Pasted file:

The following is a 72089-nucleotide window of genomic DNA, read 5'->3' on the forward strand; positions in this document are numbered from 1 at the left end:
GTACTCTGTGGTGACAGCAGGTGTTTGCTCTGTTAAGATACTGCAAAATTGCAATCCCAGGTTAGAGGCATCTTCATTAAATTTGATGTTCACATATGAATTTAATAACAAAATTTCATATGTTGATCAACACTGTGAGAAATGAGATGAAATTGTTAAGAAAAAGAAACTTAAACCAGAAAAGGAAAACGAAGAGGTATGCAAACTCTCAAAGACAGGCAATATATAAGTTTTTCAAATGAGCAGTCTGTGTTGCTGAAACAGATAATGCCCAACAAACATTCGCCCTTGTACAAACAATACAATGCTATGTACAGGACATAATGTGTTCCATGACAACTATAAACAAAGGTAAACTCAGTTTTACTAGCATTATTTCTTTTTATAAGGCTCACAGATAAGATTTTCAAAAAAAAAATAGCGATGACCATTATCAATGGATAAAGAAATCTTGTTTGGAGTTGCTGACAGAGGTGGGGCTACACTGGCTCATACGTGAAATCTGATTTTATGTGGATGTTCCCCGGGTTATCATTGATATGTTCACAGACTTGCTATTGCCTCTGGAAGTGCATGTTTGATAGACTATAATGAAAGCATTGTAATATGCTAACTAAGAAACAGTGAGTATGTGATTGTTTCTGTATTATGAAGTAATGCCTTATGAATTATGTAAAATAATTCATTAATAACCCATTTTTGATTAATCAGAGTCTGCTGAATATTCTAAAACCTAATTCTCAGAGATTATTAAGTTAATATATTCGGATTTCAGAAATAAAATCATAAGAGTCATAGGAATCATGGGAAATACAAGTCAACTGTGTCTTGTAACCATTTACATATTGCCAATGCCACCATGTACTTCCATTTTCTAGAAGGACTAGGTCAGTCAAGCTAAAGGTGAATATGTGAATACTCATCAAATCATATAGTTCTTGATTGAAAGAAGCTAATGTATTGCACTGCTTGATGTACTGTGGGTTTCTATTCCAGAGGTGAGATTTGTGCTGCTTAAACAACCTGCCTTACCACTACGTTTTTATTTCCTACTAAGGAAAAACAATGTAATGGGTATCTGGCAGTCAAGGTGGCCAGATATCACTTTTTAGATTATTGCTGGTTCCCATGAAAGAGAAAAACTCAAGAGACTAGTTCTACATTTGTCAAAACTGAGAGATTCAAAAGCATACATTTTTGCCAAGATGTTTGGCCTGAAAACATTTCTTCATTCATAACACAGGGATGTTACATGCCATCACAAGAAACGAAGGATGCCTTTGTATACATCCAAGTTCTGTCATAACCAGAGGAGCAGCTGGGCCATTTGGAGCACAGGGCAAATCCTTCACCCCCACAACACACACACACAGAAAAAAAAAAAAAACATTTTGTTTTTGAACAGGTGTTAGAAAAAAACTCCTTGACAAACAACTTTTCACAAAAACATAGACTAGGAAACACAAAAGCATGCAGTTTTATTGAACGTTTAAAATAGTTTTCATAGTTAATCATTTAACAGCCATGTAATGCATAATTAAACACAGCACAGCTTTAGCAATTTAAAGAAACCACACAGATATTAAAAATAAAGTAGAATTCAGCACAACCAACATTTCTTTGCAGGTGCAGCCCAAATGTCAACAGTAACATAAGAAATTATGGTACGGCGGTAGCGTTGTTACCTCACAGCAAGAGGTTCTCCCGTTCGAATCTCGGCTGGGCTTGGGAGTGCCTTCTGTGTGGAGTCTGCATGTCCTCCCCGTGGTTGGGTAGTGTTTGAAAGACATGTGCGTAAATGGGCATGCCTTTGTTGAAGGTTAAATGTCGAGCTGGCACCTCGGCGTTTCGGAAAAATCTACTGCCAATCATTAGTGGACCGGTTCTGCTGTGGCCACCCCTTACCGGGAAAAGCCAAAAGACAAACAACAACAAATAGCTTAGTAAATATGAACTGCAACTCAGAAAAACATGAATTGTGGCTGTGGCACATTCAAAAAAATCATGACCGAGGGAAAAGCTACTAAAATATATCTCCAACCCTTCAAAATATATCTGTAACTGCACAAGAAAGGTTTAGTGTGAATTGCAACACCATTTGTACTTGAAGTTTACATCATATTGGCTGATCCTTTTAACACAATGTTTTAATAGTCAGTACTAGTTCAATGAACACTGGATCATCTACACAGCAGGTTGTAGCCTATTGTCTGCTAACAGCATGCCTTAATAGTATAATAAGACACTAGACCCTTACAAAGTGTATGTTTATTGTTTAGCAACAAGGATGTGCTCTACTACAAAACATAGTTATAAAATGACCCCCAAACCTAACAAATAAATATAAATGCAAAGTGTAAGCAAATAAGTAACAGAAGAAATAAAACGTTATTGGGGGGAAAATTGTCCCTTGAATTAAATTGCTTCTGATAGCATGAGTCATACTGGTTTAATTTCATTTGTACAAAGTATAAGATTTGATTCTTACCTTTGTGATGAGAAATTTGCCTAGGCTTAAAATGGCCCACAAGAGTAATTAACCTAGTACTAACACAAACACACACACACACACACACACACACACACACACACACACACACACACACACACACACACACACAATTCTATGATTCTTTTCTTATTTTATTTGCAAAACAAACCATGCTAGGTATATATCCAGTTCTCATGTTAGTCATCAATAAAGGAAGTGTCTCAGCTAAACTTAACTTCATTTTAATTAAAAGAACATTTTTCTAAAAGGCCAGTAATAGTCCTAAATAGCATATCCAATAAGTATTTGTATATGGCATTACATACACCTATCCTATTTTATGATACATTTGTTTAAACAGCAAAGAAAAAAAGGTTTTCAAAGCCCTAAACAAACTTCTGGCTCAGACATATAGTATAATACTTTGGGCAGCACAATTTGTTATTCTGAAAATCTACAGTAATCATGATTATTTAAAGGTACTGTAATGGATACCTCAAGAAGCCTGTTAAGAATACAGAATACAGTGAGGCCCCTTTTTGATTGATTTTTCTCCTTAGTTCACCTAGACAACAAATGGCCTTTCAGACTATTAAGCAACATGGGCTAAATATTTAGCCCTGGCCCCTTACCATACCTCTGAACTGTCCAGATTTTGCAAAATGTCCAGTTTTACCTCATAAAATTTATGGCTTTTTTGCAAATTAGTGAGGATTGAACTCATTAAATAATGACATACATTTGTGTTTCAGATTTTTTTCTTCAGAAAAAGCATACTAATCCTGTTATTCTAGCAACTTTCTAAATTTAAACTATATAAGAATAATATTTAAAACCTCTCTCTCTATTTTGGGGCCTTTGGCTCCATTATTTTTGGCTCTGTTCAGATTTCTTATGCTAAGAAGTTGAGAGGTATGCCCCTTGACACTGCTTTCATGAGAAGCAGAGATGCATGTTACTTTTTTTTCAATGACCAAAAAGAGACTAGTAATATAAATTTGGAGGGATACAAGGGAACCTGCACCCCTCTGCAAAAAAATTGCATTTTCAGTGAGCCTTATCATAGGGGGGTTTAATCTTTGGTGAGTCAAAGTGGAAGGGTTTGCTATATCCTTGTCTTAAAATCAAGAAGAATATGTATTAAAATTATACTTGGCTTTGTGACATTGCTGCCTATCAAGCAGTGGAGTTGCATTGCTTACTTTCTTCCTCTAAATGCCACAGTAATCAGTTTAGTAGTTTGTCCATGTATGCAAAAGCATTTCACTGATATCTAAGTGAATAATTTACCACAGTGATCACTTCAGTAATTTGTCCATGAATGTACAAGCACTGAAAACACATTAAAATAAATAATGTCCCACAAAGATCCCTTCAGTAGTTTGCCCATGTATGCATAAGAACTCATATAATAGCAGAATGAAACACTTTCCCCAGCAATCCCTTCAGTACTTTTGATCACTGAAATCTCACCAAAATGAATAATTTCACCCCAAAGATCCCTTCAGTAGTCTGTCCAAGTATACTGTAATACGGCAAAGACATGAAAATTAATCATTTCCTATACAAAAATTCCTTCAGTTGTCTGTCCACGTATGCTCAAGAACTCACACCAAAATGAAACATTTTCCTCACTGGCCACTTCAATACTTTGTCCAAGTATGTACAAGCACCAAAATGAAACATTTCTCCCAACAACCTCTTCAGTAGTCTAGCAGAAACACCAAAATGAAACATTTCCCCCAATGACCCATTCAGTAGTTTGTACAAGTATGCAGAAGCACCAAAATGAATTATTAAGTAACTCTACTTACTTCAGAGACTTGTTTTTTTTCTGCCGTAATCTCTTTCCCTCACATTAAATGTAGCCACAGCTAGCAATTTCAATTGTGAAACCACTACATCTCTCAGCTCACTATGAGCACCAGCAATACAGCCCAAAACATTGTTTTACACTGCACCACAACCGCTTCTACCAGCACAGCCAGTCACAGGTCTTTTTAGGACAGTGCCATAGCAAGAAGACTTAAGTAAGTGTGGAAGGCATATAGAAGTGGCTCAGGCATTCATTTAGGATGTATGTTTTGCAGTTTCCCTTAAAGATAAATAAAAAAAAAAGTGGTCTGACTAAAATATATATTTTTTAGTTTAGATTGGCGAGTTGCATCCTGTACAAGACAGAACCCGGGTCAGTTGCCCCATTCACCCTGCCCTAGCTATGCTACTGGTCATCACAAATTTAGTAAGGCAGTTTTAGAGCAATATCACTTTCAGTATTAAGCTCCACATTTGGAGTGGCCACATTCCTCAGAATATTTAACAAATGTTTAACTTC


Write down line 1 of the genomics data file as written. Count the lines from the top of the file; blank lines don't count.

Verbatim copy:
The following is a 72089-nucleotide window of genomic DNA, read 5'->3' on the forward strand; positions in this document are numbered from 1 at the left end: